Conviction from 1991 murder case thrown out; detective used questionable tactics

January 12th, 2015 by Staff

Hamilton, who maintained his innocence from the day of his arrest, spent 21 years behind bars.


(CBS New York) NEW YORK, NY – A 1991 murder case linked to a now-retired NYPD detective accused of using questionable tactics was tossed by a Brooklyn judge Friday.

As CBS2’ Sonia Rincon reported, Derrick Hamilton had served 21 years in prison before being paroled in 2011. The decision on Friday cleared his conviction.

Hamilton, 49, held his daughter, Maia, as he arrived in court for the good news.

“From the day I was arrested, I mean, to now, I’ve maintained my innocence,” Hamilton said. “And the same evidence that was there then is here now.”

The only evidence that put Hamilton behind bars for the murder of Nathaniel Cash in Bedford-Stuyvesant, Brooklyn was the testimony of an eyewitness. She recanted right after the trial, saying Detective Louis Scarcella made her lie, 1010 WINS’ Juliet Papa reported.

“He was the person that took a non-witness to the precinct, and forced her to say that she’d seen a murder that she did not see,” Hamilton said.

Hamilton further said that when Scarcella arrested him in New Haven, “He kissed me on the cheek like you see in the mafia movies and whispered in my ear that I was going to prison for a murder he knew I did not commit,” WCBS 880’s Rich Lamb reported.

Hamilton said he had several witnesses who prove his alibi that he was in Connecticut at the time of the murder.

The Hamilton case was the latest involving Scarcella, a once-decorated detective who has been accused of coaching witnesses, coercing confessions and trading drugs for testimony in multiple cases.

It’s the latest case involving the disgraced retired detective to be re-investigated by the Brooklyn DA’s offices Integrity Unit… which has found key witnesses were manipulated… and simply not credible.

Brooklyn District Attorney Ken Thompson‘s office last year began a review of dozens of cases from the 1980s and 1990s that Scarcella investigated.

“Wrongful convictions ultimately destroy the lives of the people who are wrongfully convicted, as well as their families, and also do great damage to the integrity of the justice system,” Thompson said in a statement. “The people of Brooklyn elected me to ensure that justice is done and that is what my decision to vacate Derrick Hamilton’s conviction reflects. The Conviction Review Unit carefully analyzed the scene of the crime and based on the scientific and medical evidence concluded that the sole eyewitness’ account was unreliable.”

A judge agreed even dropped the original charge.

It was a bittersweet victory for Hamilton. He is now a paralegal, having spent the better part of the last two decades studying the law — determined to clear his name.

“I tell him all the time that you are an inspiration because you believed in yourself,” said Hamilton’s wife, Nicole Hamilton.
“You believed that one day the system would come into existence and see that you’re innocent, and will prove that to the world, and today is the day.”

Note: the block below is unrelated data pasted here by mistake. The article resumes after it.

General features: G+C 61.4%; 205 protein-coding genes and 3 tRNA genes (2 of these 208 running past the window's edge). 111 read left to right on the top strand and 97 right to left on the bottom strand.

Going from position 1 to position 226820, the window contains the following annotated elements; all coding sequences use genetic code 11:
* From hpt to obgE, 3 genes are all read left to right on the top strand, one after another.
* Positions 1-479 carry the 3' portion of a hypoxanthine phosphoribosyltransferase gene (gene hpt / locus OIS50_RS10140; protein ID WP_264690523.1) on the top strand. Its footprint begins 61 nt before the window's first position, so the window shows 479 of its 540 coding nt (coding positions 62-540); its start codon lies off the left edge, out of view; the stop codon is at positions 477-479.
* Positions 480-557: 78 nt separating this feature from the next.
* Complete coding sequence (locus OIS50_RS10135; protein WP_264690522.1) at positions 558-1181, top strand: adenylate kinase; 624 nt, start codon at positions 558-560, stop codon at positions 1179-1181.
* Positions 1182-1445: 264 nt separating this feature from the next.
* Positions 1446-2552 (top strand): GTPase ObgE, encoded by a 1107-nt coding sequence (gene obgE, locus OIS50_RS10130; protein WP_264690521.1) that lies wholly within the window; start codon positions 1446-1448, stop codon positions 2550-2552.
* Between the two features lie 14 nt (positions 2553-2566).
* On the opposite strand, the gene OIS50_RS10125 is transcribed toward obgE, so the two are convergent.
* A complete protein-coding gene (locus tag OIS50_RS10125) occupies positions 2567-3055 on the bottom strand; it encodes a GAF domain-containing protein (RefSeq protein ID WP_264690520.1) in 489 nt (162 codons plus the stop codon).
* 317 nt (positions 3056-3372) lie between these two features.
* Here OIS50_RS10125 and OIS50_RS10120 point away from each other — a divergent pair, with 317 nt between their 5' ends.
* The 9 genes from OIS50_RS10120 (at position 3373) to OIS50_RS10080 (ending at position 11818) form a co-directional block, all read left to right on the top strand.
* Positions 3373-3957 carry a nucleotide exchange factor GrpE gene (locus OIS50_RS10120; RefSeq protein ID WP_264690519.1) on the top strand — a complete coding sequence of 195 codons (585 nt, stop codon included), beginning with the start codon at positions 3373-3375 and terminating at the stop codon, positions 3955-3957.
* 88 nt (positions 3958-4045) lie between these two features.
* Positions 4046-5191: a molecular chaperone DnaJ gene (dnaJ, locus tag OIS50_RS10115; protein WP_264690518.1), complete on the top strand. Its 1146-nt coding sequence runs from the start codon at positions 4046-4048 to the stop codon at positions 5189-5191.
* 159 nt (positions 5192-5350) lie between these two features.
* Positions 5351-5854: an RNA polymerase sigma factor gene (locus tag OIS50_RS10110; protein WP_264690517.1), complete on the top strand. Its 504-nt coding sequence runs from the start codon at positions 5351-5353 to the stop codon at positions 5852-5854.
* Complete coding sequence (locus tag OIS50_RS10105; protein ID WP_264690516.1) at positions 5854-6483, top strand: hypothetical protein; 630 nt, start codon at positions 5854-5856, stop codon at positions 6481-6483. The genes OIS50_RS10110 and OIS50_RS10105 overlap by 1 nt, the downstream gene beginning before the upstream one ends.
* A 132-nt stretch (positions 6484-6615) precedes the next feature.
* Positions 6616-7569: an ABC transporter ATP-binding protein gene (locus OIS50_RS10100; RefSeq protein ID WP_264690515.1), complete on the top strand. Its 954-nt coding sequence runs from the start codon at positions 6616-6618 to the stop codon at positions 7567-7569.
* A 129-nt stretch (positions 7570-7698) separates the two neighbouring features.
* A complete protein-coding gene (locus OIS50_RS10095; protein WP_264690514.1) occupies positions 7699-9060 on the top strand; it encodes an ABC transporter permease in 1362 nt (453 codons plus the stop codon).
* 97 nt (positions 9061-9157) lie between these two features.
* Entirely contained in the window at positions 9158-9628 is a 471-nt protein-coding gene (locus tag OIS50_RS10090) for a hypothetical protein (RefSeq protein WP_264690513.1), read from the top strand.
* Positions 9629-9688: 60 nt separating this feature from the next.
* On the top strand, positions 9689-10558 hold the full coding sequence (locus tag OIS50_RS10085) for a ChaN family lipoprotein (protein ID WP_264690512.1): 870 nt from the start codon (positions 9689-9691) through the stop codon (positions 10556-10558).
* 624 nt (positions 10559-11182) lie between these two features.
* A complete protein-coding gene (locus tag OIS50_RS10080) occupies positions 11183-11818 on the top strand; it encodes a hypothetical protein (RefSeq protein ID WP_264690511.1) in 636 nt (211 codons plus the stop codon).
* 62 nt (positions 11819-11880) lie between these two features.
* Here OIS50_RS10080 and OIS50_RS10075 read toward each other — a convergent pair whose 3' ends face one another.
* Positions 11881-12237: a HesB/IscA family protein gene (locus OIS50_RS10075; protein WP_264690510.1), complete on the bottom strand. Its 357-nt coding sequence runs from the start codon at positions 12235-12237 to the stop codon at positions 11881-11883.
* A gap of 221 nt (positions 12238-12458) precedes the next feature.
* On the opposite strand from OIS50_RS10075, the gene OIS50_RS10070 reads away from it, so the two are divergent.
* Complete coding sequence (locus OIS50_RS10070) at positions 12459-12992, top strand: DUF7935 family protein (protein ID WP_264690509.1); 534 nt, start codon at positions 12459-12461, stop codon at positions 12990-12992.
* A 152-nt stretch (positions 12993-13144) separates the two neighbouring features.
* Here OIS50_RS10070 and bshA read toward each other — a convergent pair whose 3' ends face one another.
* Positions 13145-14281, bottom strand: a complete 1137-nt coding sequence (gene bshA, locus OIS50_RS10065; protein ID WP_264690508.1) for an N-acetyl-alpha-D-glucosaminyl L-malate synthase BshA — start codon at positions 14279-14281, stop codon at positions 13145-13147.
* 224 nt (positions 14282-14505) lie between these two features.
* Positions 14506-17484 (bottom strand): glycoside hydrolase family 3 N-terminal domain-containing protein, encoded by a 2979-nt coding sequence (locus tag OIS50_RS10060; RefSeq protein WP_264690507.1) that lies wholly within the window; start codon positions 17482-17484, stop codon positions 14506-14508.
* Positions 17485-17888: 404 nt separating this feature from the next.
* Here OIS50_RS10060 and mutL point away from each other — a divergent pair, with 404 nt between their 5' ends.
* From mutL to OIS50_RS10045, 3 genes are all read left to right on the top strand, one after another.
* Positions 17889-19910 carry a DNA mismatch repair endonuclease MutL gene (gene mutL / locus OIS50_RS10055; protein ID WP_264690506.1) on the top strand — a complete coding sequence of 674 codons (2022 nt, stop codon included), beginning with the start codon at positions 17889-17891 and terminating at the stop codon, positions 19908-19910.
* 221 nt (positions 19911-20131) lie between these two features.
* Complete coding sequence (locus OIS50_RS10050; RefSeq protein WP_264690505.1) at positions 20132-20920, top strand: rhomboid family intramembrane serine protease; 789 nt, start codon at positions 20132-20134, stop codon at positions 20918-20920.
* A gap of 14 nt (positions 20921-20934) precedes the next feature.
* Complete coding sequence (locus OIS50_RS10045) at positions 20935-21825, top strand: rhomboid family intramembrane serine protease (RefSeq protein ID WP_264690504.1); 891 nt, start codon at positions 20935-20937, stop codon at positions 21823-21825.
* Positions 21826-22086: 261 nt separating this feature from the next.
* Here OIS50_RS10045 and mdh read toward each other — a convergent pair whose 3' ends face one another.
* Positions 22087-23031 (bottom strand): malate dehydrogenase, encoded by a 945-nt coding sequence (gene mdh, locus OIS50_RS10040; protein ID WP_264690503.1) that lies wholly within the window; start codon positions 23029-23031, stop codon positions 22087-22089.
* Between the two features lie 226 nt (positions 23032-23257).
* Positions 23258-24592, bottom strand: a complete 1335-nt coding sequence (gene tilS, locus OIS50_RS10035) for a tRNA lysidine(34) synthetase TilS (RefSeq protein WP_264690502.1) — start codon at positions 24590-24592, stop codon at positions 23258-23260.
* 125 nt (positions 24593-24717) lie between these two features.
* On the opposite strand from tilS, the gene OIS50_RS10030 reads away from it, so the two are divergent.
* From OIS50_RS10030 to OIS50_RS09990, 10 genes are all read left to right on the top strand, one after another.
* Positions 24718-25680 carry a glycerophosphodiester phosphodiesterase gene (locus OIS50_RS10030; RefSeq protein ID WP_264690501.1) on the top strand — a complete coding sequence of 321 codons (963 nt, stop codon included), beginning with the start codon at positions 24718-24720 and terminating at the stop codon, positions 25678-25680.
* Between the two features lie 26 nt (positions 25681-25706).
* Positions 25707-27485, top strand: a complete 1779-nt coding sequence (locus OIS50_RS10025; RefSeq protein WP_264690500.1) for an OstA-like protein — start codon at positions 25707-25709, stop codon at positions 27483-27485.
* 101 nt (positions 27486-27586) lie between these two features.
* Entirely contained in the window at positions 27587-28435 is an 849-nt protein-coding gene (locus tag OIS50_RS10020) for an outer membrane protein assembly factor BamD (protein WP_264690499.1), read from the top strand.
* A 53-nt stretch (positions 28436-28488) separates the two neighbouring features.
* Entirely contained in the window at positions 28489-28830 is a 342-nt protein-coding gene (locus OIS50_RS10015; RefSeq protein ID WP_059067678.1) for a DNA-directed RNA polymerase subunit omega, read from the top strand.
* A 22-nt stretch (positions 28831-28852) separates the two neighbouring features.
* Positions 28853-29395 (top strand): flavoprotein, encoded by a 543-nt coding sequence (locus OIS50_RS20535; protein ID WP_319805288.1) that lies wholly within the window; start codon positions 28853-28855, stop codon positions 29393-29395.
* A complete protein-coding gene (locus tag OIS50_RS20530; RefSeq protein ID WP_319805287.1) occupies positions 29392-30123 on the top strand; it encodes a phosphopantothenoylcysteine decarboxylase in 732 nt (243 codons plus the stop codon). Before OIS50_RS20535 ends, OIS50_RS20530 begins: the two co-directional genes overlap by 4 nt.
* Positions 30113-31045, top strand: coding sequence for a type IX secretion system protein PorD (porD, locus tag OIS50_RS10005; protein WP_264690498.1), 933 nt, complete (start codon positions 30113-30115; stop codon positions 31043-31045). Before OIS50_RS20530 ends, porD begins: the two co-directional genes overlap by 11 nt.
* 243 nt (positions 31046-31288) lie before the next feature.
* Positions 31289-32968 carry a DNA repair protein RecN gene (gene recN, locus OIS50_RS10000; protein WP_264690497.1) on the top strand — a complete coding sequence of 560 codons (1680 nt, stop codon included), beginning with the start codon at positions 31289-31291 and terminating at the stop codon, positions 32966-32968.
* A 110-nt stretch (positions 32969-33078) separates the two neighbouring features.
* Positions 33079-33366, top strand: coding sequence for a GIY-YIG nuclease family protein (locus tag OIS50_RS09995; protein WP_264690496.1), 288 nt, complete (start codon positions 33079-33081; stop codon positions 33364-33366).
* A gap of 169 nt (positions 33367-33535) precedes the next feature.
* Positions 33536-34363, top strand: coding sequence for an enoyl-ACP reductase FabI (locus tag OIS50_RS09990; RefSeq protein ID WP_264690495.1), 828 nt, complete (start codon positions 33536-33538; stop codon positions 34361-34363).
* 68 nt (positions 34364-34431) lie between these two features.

It also helped that the block of Monroe Street, and the building where the murder happened near Nostrand Avenue, has not changed much since 1991.

Investigators were able to come back to the scene, and determine the forensic and ballistic evidence showed it couldn’t have happened the way alleged eyewitness Jewel Smith said it did.

Lawyers on both sides now agree it was all Detective Scarcella’s story, and that Smith wasn’t even here.

Smith says she actually at a Key Food store that stood nearby back then. Hamilton said Smith was just as much a victim as he was.

“I’ve spoken to her throughout the years. She’s supported my effort to get out,” Hamilton said. “She wrote to the governor, she wrote to the parole board, she wrote to everybody she could.”

Thompson has cleared several defendants Scarcella helped put away.

It’s one of the nation’s most ambitious efforts to determine whether old cases were handled properly.

“To date there has been no finding by any judge, nor has there been a statement by any prosecutor, to sustain the sensational claims that have appeared in the press that Detective Scarcella contributed to any person’s wrongful conviction,” his lawyers said in a statement Friday.

But Hamilton said Scarcella belongs in prison. Hamilton also said he is determined to help others who don’t.

He and his supporters wore a hat Friday that read, “Wrongfully convicted” and “Victims of Detective Scarcella.”

“I have a voice, one I didn’t have when I was in prison,” said Kevin Smith, who was wrongfully imprisoned for 27 years.
Hamilton also said he now looks forward to taking a vacation.

“After the vacation, I’ll come back and try to work on some more cases,” said Hamilton, who has done legal work for similar cases in Brooklyn. “Today means more than just my victory, we have a lot of wrongful convictions, people in jails across the nation. I think that we need to get a concentrated effort to help people who are innocent get out of prison.”


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